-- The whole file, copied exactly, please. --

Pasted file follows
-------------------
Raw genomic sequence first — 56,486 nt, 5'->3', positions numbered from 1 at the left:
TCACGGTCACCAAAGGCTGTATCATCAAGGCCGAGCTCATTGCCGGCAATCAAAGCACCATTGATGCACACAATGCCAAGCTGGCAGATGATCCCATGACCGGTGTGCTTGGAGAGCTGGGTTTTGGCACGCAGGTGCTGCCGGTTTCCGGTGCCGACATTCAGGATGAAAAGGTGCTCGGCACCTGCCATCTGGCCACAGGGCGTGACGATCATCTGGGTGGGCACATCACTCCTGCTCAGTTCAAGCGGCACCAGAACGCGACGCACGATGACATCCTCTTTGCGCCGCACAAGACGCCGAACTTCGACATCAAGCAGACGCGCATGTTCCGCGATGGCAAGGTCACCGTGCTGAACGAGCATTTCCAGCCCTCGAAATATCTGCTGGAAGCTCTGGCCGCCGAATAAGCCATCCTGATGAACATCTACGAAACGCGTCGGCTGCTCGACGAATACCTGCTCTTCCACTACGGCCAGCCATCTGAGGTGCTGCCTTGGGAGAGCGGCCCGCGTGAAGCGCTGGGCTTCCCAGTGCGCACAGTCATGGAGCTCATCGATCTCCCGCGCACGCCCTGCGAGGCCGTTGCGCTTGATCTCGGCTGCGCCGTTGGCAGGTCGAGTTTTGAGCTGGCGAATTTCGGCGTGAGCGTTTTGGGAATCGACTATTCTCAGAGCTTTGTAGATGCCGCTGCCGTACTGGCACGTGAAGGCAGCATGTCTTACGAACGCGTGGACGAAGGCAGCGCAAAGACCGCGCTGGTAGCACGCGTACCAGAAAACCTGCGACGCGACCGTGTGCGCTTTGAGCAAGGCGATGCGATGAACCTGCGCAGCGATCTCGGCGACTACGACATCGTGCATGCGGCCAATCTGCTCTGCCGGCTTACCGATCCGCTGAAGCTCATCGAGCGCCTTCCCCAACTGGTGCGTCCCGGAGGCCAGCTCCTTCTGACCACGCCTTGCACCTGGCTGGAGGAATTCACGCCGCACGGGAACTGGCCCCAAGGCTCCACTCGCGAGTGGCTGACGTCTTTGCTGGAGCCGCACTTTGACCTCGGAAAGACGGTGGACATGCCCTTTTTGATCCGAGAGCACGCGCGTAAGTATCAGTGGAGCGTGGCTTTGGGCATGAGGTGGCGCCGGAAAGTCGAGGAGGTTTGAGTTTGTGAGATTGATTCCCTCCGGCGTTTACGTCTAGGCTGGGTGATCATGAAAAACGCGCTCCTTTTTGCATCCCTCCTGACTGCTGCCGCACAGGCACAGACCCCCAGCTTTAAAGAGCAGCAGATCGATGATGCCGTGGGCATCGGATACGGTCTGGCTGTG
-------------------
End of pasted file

Raw genomic sequence first — 56,486 nt, 5'->3', positions numbered from 1 at the left:
TCACGGTCACCAAAGGCTGTATCATCAAGGCCGAGCTCATTGCCGGCAATCAAAGCACCATTGATGCACACAATGCCAAGCTGGCAGATGATCCCATGACCGGTGTGCTTGGAGAGCTGGGTTTTGGCACGCAGGTGCTGCCGGTTTCCGGTGCCGACATTCAGGATGAAAAGGTGCTCGGCACCTGCCATCTGGCCACAGGGCGTGACGATCATCTGGGTGGGCACATCACTCCTGCTCAGTTCAAGCGGCACCAGAACGCGACGCACGATGACATCCTCTTTGCGCCGCACAAGACGCCGAACTTCGACATCAAGCAGACGCGCATGTTCCGCGATGGCAAGGTCACCGTGCTGAACGAGCATTTCCAGCCCTCGAAATATCTGCTGGAAGCTCTGGCCGCCGAATAAGCCATCCTGATGAACATCTACGAAACGCGTCGGCTGCTCGACGAATACCTGCTCTTCCACTACGGCCAGCCATCTGAGGTGCTGCCTTGGGAGAGCGGCCCGCGTGAAGCGCTGGGCTTCCCAGTGCGCACAGTCATGGAGCTCATCGATCTCCCGCGCACGCCCTGCGAGGCCGTTGCGCTTGATCTCGGCTGCGCCGTTGGCAGGTCGAGTTTTGAGCTGGCGAATTTCGGCGTGAGCGTTTTGGGAATCGACTATTCTCAGAGCTTTGTAGATGCCGCTGCCGTACTGGCACGTGAAGGCAGCATGTCTTACGAACGCGTGGACGAAGGCAGCGCAAAGACCGCGCTGGTAGCACGCGTACCAGAAAACCTGCGACGCGACCGTGTGCGCTTTGAGCAAGGCGATGCGATGAACCTGCGCAGCGATCTCGGCGACTACGACATCGTGCATGCGGCCAATCTGCTCTGCCGGCTTACCGATCCGCTGAAGCTCATCGAGCGCCTTCCCCAACTGGTGCGTCCCGGAGGCCAGCTCCTTCTGACCACGCCTTGCACCTGGCTGGAGGAATTCACGCCGCACGGGAACTGGCCCCAAGGCTCCACTCGCGAGTGGCTGACGTCTTTGCTGGAGCCGCACTTTGACCTCGGAAAGACGGTGGACATGCCCTTTTTGATCCGAGAGCACGCGCGTAAGTATCAGTGGAGCGTGGCTTTGGGCATGAGGTGGCGCCGGAAAGTCGAGGAGGTTTGAGTTTGTGAGATTGATTCCCTCCGGCGTTTACGTCTAGGCTGGGTGATCATGAAAAACGCGCTCCTTTTTGCATCCCTCCTGACTGCTGCCGCACAGGCACAGACCCCCAGCTTTAAAGAGCAGCAGATCGATGATGCCGTGGGCATCGGATACGGTCTGGCTGTG